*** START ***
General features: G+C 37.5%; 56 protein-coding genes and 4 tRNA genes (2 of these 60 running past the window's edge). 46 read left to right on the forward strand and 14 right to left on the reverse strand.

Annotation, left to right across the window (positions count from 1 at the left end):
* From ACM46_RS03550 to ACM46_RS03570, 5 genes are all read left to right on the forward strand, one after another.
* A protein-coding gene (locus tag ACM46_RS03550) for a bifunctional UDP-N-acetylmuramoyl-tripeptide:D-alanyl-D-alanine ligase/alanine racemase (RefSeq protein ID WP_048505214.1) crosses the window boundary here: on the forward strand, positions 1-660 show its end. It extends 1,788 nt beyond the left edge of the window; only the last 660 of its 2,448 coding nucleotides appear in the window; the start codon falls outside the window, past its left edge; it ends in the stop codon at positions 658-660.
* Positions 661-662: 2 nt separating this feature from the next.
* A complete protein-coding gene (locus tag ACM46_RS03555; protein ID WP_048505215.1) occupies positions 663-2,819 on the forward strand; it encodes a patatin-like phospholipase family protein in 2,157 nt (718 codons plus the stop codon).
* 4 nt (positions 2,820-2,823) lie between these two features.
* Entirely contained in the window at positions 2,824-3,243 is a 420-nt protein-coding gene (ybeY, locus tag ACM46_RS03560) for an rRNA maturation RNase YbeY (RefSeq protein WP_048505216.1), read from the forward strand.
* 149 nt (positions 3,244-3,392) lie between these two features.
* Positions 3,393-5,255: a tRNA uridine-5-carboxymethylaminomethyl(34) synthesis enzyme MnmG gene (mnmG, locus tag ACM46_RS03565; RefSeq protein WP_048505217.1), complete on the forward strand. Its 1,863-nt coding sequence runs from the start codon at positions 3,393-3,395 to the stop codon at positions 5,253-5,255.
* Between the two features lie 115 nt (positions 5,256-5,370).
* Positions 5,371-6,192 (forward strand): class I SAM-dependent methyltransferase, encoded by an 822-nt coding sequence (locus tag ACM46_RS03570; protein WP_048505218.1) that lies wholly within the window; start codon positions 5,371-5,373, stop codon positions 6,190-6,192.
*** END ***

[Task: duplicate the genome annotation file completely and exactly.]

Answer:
General features: G+C 37.5%; 56 protein-coding genes and 4 tRNA genes (2 of these 60 running past the window's edge). 46 read left to right on the forward strand and 14 right to left on the reverse strand.

Annotation, left to right across the window (positions count from 1 at the left end):
* From ACM46_RS03550 to ACM46_RS03570, 5 genes are all read left to right on the forward strand, one after another.
* A protein-coding gene (locus tag ACM46_RS03550) for a bifunctional UDP-N-acetylmuramoyl-tripeptide:D-alanyl-D-alanine ligase/alanine racemase (RefSeq protein ID WP_048505214.1) crosses the window boundary here: on the forward strand, positions 1-660 show its end. It extends 1,788 nt beyond the left edge of the window; only the last 660 of its 2,448 coding nucleotides appear in the window; the start codon falls outside the window, past its left edge; it ends in the stop codon at positions 658-660.
* Positions 661-662: 2 nt separating this feature from the next.
* A complete protein-coding gene (locus tag ACM46_RS03555; protein ID WP_048505215.1) occupies positions 663-2,819 on the forward strand; it encodes a patatin-like phospholipase family protein in 2,157 nt (718 codons plus the stop codon).
* 4 nt (positions 2,820-2,823) lie between these two features.
* Entirely contained in the window at positions 2,824-3,243 is a 420-nt protein-coding gene (ybeY, locus tag ACM46_RS03560) for an rRNA maturation RNase YbeY (RefSeq protein WP_048505216.1), read from the forward strand.
* 149 nt (positions 3,244-3,392) lie between these two features.
* Positions 3,393-5,255: a tRNA uridine-5-carboxymethylaminomethyl(34) synthesis enzyme MnmG gene (mnmG, locus tag ACM46_RS03565; RefSeq protein WP_048505217.1), complete on the forward strand. Its 1,863-nt coding sequence runs from the start codon at positions 3,393-3,395 to the stop codon at positions 5,253-5,255.
* Between the two features lie 115 nt (positions 5,256-5,370).
* Positions 5,371-6,192 (forward strand): class I SAM-dependent methyltransferase, encoded by an 822-nt coding sequence (locus tag ACM46_RS03570; protein WP_048505218.1) that lies wholly within the window; start codon positions 5,371-5,373, stop codon positions 6,190-6,192.